FARGO — Danilo Martinez, who moved to Fargo from El Salvador, told a crowd of about 300 at the Fargo Civic Center plaza Friday night, July 12, that they may be wondering what he was doing in the city.
It wasn't for the winter weather, he said, although he was getting used to it after being here a while.
The reason he came to the Lights for Liberty rally in Fargo, one of hundreds held across the country Friday, was to be united with others against "injustice" the southern border.
Martinez was referring to the children held at detention camps and the separation of families who trekked across Mexico to reach the U.S. border.
"I thought this was a country made of immigrants. Everybody wants to come to the U.S. to escape persecution," he said.
The reasons he said people are leaving Central America are "no jobs, no education, no health. Crime is going up every single day."
Central American parents look at their children and ask, "What should I give them tomorrow?" he said.
"There's only one decision and that is 'I better go to the U.S.,'" Martinez said, adding that is why caravans are crossing Mexico.
He urged the crowd to "be united," talk to the leaders and ask them "to end what is going on at the border."
"People are suffering," she said, noting that even the men and women of the Border Patrol are seeing high suicide rates and turnover in their ranks.
She read the names out loud of five young people, as they often do along the border to show they aren't forgotten. She lit a candle for each of them and filled five glasses of water in a symbolic gesture to migrants dying of dehydration in the Mexican desert trying to reach the U.S.
The ages of the five people whose names she read were 3 years old, 20 months, 20 years, 18 months and 22 years.
"They are all human beings, and they all have value and worth," she said.
Laetitia Hellerud Mizero, a native of Burundi who immigrated here as a refugee and is now an author, told the crowd she knows the feeling among parents who want to bring their children here.
She said she looked in the eyes of her 18-month-son years ago and thought about his future.
"And for me, there was no way I was going to raise my son in a country where he couldn't dream about tomorrow, in a country where he couldn't have plans," she said.
She broke into tears when she began talking about the border situation. What's happening there, she said, "questions our sense of humanity."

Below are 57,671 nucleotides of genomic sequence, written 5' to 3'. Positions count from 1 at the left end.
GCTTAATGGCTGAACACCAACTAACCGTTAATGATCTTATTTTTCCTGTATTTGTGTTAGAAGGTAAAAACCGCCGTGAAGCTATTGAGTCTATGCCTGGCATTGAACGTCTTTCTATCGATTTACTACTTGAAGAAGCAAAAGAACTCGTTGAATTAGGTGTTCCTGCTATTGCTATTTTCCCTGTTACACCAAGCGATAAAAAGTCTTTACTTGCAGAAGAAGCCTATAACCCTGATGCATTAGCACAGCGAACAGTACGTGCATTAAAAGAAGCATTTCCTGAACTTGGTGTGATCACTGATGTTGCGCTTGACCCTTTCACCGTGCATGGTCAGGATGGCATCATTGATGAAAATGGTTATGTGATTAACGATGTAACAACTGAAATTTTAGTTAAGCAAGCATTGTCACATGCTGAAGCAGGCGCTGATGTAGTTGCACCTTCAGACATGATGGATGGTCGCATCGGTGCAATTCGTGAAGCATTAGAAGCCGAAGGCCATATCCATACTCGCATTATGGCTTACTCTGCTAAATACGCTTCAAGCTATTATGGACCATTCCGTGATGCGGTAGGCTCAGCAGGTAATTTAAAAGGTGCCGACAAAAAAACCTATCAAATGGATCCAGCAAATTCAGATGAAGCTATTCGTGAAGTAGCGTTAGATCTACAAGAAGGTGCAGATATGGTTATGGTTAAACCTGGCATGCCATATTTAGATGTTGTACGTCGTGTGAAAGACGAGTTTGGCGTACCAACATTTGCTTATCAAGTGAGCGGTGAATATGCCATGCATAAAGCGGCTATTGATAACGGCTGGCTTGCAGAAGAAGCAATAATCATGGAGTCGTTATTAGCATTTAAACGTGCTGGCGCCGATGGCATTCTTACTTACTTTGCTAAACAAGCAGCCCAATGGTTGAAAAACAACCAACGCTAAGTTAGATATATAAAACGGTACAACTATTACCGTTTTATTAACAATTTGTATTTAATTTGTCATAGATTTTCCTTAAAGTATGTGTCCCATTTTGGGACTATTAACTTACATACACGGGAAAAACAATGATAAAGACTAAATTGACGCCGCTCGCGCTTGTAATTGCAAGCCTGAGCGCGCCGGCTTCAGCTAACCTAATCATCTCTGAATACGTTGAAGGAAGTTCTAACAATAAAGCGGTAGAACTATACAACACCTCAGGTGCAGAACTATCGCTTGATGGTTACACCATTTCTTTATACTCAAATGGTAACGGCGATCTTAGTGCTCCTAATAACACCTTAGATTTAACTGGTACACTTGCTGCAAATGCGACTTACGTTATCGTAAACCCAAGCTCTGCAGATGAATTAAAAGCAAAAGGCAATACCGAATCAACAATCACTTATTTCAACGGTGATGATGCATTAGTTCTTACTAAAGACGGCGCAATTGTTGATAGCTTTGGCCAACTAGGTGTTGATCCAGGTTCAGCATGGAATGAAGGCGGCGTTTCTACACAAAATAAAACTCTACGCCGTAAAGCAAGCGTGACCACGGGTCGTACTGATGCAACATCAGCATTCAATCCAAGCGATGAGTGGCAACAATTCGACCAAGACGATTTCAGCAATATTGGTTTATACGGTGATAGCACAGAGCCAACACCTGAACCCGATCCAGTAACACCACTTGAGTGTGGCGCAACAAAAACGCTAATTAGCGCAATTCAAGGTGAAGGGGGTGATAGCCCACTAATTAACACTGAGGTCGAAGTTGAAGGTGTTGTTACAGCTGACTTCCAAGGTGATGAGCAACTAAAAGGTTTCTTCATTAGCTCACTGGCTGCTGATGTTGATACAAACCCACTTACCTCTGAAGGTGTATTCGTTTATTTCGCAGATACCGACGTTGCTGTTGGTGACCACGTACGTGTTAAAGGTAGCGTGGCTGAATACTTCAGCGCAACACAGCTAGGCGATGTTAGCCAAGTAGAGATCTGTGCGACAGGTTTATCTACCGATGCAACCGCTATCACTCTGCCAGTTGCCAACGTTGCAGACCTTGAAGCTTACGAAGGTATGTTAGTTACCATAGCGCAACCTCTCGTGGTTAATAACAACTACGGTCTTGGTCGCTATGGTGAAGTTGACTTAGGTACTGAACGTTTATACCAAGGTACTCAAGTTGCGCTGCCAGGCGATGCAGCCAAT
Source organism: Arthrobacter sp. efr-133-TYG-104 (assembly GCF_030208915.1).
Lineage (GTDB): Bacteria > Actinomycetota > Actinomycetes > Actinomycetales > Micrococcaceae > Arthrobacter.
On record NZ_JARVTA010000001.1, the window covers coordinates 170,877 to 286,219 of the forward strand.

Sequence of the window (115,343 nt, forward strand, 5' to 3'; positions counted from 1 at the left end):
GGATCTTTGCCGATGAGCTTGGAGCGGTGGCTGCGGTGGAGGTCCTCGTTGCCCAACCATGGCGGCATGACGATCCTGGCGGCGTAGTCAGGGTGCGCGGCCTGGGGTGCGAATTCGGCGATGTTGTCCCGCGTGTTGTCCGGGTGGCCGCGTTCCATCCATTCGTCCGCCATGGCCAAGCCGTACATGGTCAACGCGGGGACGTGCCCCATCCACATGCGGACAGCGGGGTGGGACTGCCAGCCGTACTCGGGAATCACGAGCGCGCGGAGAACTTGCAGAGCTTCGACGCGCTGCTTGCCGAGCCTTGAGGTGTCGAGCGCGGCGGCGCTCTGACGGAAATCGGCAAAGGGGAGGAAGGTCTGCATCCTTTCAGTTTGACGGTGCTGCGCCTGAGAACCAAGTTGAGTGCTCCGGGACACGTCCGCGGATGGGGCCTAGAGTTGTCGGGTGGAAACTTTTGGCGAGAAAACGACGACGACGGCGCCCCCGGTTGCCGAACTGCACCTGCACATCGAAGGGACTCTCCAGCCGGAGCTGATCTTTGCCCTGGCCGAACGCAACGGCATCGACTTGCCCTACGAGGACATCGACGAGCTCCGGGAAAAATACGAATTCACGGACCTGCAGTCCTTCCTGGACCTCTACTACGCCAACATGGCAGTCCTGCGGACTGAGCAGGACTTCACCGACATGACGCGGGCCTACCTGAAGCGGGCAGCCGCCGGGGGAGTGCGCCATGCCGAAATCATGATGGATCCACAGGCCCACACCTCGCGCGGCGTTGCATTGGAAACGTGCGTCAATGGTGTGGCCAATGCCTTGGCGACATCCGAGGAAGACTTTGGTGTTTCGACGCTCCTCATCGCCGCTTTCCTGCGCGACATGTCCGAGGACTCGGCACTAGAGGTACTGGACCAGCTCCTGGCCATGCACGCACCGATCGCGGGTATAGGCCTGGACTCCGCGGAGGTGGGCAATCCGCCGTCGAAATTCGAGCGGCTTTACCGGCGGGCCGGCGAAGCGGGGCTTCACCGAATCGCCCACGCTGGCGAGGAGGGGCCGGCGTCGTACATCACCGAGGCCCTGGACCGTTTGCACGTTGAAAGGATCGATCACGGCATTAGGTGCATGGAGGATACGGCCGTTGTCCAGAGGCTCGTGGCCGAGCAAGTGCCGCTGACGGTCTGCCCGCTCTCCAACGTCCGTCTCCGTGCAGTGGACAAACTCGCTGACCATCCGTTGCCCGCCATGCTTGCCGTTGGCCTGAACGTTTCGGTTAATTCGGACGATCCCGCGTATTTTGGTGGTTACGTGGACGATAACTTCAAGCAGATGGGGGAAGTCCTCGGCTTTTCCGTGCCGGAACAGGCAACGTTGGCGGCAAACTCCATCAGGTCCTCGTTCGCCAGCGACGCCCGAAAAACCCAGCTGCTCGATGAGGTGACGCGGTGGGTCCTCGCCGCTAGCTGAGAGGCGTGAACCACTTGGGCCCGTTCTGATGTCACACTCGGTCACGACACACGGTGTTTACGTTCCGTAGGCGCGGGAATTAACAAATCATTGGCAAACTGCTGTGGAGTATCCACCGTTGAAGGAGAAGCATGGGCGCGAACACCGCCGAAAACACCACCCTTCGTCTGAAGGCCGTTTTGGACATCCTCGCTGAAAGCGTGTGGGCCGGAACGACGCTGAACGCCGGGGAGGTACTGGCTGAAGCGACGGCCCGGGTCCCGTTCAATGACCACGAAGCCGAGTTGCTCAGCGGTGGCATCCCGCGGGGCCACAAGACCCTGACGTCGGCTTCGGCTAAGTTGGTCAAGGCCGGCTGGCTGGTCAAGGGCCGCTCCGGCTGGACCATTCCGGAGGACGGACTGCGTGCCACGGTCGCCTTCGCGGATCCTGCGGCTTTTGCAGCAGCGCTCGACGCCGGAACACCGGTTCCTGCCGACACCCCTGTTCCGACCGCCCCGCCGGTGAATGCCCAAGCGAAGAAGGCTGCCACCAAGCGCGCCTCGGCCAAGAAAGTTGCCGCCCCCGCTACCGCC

"It's appalling to me when people think that the families and children at the border are just trying to infiltrate the United States," she said. What they are doing is trying to gain asylum. "There is a legal process for that," she said.
Organizer and emcee the Rev. Tiffany Sundeen told the crowd at the beginning of the rally that despite the divisiveness in the Fargo-Moorhead community, she hoped the demand for ending the mistreatment of children and the separation of families was "one place where we can all come together."
However, as the rallies were taking place, The Washington Post was reporting Friday night that President Donald Trump was planning to have immigration authorities carry out mass arrests of migrants on Sunday. He said it was aimed at families that have received final deportation orders and was going to focus on 10 cities across the U.S. including Los Angeles, Chicago, New York and Houston.
He focused on the criminal element in talking with reporters, telling the Post, "they're going to take criminals and put them in prison or put them in prison in the countries they came from."
Trump added, "We are really specifically looking for bad players, but we're also looking for people who came into our country not through a process, they just walked over a line, and they have to leave."
The rally organizers in Fargo emphasized they do not think of the border situation as political, but simply wanted the tearing apart of families and mistreatment of children in detention camps to end.
The Rev. Jessica Harris Daum, one of several religious leaders to address the crowd and a mother of three children, was one who said it was not a matter of politics.
All Americans shouldn't stand for the children to live like they are being treated, she said, with no soap or toothbrushes in some of the detention camps.
"Lives are hanging in the balance," Daum said.